"I am always impressed when motoring 'pundits' say 'electric cars will have low resale value' because they must have developed time travel. How does anyone know? You can guess, but often those guesses are based on misconception and bias.
"The only second hand electric car I've seen sold was a 1998 Toyota RAV E4 which sold on E-Bay two years ago for more than it cost originally. I would suggest that electric cars will hold their value more than pundits predict..."
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Robert Llewellyn is perhaps best-known to the public for his stint as Kryten on the phenomenally-successful cult classic Red Dwarf, and as presenter of Scrapheap Challenge. But away from television, he is a playwright, an author a stand-up and much more besides.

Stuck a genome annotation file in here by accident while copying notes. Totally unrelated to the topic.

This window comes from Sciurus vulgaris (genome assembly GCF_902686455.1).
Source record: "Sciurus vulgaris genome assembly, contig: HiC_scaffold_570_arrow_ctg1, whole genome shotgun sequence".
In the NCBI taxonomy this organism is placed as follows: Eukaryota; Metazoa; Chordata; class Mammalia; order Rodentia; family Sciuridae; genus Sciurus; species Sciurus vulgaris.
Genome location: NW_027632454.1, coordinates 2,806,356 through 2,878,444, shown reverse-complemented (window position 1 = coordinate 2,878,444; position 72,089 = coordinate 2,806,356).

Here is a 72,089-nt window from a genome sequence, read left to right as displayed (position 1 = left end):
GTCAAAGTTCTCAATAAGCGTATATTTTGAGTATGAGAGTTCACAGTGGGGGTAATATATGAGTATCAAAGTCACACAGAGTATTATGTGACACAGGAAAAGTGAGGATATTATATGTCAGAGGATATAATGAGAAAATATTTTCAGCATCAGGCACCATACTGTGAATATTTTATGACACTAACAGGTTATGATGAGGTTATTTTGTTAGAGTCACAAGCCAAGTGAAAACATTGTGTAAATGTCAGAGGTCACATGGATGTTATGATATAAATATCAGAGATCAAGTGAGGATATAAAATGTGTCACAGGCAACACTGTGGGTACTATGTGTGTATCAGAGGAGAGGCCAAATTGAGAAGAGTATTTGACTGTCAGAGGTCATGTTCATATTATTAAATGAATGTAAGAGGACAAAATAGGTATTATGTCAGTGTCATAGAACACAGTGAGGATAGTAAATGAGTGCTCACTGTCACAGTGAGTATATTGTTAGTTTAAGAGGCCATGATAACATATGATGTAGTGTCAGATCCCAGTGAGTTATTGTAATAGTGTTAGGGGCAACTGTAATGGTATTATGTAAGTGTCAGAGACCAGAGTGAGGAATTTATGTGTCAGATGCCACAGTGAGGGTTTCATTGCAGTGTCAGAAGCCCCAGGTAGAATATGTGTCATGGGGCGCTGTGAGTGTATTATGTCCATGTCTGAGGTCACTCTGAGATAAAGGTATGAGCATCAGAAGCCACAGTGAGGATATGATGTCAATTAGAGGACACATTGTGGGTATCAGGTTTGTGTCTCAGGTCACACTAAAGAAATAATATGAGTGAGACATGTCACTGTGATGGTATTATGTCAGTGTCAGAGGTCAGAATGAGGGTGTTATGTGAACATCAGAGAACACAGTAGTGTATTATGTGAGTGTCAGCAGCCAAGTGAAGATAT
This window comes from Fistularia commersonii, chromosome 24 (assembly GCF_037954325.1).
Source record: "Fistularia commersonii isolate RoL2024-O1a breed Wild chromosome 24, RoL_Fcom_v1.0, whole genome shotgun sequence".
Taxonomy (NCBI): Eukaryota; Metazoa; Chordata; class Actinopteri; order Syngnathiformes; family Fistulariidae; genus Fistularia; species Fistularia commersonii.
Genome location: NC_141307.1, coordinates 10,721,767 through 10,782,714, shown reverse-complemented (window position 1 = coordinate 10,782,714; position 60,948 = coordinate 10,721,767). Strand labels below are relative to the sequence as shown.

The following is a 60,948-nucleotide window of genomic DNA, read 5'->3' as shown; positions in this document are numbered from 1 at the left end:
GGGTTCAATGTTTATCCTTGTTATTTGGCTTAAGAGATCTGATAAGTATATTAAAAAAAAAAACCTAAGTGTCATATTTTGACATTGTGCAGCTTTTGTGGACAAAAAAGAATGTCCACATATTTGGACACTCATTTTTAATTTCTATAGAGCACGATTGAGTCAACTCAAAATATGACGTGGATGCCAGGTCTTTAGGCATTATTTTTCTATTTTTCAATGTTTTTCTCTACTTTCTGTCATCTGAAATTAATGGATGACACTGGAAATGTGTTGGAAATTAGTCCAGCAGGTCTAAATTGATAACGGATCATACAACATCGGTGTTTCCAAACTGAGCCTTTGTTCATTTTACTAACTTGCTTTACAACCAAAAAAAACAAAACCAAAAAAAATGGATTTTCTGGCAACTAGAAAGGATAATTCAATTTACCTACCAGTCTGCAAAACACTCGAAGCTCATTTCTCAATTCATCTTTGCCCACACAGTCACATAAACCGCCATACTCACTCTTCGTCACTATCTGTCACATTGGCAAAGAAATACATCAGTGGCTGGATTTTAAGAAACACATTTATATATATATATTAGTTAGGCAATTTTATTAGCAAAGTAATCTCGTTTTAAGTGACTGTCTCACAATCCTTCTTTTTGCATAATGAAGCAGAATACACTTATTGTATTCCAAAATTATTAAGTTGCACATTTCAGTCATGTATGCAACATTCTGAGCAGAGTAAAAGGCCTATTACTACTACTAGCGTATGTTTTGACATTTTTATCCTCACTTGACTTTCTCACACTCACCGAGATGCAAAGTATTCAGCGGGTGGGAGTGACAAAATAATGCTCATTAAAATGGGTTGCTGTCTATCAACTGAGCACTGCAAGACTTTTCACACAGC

Robert is phenomenally passionate about cars, which is complemented by his incredible enthusiasm for clean electric technology. In an exclusive interview with MotorTorque, Robert Llewellyn was kind enough to give his thoughts on the future of electric cars, the green industry in general, what governments can do to help cut emissions and the long-term benefits of cutting the carbons from our daily diet.
On 'leaving fossils in the past'
Robert recently attended the 'Electrifying road transport: between now and 2050' conference (sponsored by Renault-Nissan) in Belgium. On his blog, Robert praised the forward thinking of those of those in attendance, but also lamented in part how long it will take for a fully-electric future to be realised.
So, what foundations can we lay now to change our way of thinking?